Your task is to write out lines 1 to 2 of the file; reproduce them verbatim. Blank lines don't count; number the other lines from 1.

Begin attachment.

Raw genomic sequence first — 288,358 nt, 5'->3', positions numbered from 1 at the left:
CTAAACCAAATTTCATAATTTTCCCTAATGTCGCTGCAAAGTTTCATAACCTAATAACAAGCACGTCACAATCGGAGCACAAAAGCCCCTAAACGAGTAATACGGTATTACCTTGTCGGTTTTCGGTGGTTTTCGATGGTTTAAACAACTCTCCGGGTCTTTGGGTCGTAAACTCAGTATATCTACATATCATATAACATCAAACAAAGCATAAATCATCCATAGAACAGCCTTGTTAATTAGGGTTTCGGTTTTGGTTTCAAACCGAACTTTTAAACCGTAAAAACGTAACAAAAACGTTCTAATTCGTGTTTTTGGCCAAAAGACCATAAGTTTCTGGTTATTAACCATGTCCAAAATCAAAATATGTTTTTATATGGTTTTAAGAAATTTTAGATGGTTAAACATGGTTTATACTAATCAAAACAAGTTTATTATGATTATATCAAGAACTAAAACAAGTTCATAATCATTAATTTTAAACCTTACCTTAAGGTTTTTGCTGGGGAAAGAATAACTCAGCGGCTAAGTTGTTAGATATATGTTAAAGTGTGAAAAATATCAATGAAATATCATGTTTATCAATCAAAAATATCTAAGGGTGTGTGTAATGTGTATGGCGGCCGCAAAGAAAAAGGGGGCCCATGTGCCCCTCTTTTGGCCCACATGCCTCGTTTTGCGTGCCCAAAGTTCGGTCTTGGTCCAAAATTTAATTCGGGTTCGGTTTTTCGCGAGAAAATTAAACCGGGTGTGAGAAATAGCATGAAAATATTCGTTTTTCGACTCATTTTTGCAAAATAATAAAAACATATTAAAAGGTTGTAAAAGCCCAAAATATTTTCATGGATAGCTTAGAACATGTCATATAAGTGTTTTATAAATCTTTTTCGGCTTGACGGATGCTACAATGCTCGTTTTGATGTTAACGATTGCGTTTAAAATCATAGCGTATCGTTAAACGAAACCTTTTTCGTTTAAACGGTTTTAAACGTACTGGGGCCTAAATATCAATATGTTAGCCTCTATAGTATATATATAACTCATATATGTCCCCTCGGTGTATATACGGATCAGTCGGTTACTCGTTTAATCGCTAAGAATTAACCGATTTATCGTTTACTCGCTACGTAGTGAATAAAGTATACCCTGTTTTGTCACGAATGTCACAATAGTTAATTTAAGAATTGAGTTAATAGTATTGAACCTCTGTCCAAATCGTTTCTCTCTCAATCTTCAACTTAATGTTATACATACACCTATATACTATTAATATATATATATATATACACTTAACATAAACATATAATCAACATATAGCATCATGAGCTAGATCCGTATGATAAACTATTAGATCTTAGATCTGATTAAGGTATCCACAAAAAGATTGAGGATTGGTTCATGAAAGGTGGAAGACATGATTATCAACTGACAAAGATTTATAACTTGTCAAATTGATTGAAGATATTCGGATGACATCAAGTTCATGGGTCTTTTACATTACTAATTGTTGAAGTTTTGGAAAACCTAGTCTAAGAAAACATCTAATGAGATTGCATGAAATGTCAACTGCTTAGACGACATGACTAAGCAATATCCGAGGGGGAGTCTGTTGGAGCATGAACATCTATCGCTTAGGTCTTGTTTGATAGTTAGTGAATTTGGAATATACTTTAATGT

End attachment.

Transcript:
Raw genomic sequence first — 288,358 nt, 5'->3', positions numbered from 1 at the left:
CTAAACCAAATTTCATAATTTTCCCTAATGTCGCTGCAAAGTTTCATAACCTAATAACAAGCACGTCACAATCGGAGCACAAAAGCCCCTAAACGAGTAATACGGTATTACCTTGTCGGTTTTCGGTGGTTTTCGATGGTTTAAACAACTCTCCGGGTCTTTGGGTCGTAAACTCAGTATATCTACATATCATATAACATCAAACAAAGCATAAATCATCCATAGAACAGCCTTGTTAATTAGGGTTTCGGTTTTGGTTTCAAACCGAACTTTTAAACCGTAAAAACGTAACAAAAACGTTCTAATTCGTGTTTTTGGCCAAAAGACCATAAGTTTCTGGTTATTAACCATGTCCAAAATCAAAATATGTTTTTATATGGTTTTAAGAAATTTTAGATGGTTAAACATGGTTTATACTAATCAAAACAAGTTTATTATGATTATATCAAGAACTAAAACAAGTTCATAATCATTAATTTTAAACCTTACCTTAAGGTTTTTGCTGGGGAAAGAATAACTCAGCGGCTAAGTTGTTAGATATATGTTAAAGTGTGAAAAATATCAATGAAATATCATGTTTATCAATCAAAAATATCTAAGGGTGTGTGTAATGTGTATGGCGGCCGCAAAGAAAAAGGGGGCCCATGTGCCCCTCTTTTGGCCCACATGCCTCGTTTTGCGTGCCCAAAGTTCGGTCTTGGTCCAAAATTTAATTCGGGTTCGGTTTTTCGCGAGAAAATTAAACCGGGTGTGAGAAATAGCATGAAAATATTCGTTTTTCGACTCATTTTTGCAAAATAATAAAAACATATTAAAAGGTTGTAAAAGCCCAAAATATTTTCATGGATAGCTTAGAACATGTCATATAAGTGTTTTATAAATCTTTTTCGGCTTGACGGATGCTACAATGCTCGTTTTGATGTTAACGATTGCGTTTAAAATCATAGCGTATCGTTAAACGAAACCTTTTTCGTTTAAACGGTTTTAAACGTACTGGGGCCTAAATATCAATATGTTAGCCTCTATAGTATATATATAACTCATATATGTCCCCTCGGTGTATATACGGATCAGTCGGTTACTCGTTTAATCGCTAAGAATTAACCGATTTATCGTTTACTCGCTACGTAGTGAATAAAGTATACCCTGTTTTGTCACGAATGTCACAATAGTTAATTTAAGAATTGAGTTAATAGTATTGAACCTCTGTCCAAATCGTTTCTCTCTCAATCTTCAACTTAATGTTATACATACACCTATATACTATTAATATATATATATATATACACTTAACATAAACATATAATCAACATATAGCATCATGAGCTAGATCCGTATGATAAACTATTAGATCTTAGATCTGATTAAGGTATCCACAAAAAGATTGAGGATTGGTTCATGAAAGGTGGAAGACATGATTATCAACTGACAAAGATTTATAACTTGTCAAATTGATTGAAGATATTCGGATGACATCAAGTTCATGGGTCTTTTACATTACTAATTGTTGAAGTTTTGGAAAACCTAGTCTAAGAAAACATCTAATGAGATTGCATGAAATGTCAACTGCTTAGACGACATGACTAAGCAATATCCGAGGGGGAGTCTGTTGGAGCATGAACATCTATCGCTTAGGTCTTGTTTGATAGTTAGTGAATTTGGAATATACTTTAATGT